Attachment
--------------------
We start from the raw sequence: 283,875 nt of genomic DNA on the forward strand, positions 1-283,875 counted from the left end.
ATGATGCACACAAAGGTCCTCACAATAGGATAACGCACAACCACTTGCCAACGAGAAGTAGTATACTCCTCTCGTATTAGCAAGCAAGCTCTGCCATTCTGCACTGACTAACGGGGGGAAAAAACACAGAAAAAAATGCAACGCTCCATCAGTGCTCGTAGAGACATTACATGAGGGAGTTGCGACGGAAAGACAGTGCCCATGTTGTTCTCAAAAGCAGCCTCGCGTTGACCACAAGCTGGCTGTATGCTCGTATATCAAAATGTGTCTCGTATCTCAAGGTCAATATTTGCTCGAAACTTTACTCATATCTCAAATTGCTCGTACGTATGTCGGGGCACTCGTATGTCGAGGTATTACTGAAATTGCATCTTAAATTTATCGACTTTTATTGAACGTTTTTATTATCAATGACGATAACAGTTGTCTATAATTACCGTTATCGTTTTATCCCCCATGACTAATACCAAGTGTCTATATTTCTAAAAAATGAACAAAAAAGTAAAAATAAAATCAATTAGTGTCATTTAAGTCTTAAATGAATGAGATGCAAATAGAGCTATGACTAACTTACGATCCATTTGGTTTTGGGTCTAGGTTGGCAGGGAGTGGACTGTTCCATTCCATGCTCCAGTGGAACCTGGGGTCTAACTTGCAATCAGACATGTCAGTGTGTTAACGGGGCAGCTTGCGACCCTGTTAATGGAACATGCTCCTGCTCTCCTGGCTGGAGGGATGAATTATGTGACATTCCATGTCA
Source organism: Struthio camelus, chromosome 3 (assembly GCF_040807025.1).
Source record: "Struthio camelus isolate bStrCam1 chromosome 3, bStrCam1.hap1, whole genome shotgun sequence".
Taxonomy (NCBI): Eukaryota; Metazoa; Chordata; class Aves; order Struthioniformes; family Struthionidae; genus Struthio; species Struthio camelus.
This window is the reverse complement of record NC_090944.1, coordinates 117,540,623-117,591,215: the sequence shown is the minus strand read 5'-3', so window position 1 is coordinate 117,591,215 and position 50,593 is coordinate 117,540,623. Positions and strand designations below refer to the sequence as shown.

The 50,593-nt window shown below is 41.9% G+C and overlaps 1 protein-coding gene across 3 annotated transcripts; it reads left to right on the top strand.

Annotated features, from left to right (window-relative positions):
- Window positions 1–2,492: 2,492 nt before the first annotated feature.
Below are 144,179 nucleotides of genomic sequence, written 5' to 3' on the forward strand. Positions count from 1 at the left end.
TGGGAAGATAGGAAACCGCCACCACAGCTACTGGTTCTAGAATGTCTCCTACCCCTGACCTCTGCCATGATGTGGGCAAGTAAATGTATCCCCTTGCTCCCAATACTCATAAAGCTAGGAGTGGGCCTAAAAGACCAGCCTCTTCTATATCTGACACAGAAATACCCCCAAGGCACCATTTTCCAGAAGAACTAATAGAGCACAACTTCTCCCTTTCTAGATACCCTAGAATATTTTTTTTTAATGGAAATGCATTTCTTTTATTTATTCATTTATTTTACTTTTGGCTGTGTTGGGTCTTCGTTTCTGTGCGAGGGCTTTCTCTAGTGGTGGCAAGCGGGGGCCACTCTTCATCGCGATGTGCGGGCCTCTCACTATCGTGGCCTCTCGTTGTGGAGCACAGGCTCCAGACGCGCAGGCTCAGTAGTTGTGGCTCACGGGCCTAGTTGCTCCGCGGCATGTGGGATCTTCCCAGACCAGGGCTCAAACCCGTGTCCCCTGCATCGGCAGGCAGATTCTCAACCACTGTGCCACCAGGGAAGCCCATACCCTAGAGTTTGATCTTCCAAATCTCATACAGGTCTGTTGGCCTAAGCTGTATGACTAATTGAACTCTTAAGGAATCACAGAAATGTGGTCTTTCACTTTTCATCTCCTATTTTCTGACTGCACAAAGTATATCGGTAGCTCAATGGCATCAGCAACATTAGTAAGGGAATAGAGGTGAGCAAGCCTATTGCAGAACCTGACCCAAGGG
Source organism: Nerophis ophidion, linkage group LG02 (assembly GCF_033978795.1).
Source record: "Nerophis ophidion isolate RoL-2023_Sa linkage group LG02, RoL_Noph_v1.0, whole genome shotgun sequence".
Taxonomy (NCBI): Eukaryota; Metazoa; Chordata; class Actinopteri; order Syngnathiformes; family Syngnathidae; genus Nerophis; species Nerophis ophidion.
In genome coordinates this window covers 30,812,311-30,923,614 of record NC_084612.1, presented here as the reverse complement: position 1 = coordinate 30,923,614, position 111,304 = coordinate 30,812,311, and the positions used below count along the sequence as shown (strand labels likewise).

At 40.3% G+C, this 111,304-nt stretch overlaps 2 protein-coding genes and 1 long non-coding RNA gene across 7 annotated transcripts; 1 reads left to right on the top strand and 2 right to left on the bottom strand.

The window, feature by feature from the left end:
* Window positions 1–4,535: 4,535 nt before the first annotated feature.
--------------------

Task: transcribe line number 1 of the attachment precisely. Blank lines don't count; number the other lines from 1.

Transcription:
We start from the raw sequence: 283,875 nt of genomic DNA on the forward strand, positions 1-283,875 counted from the left end.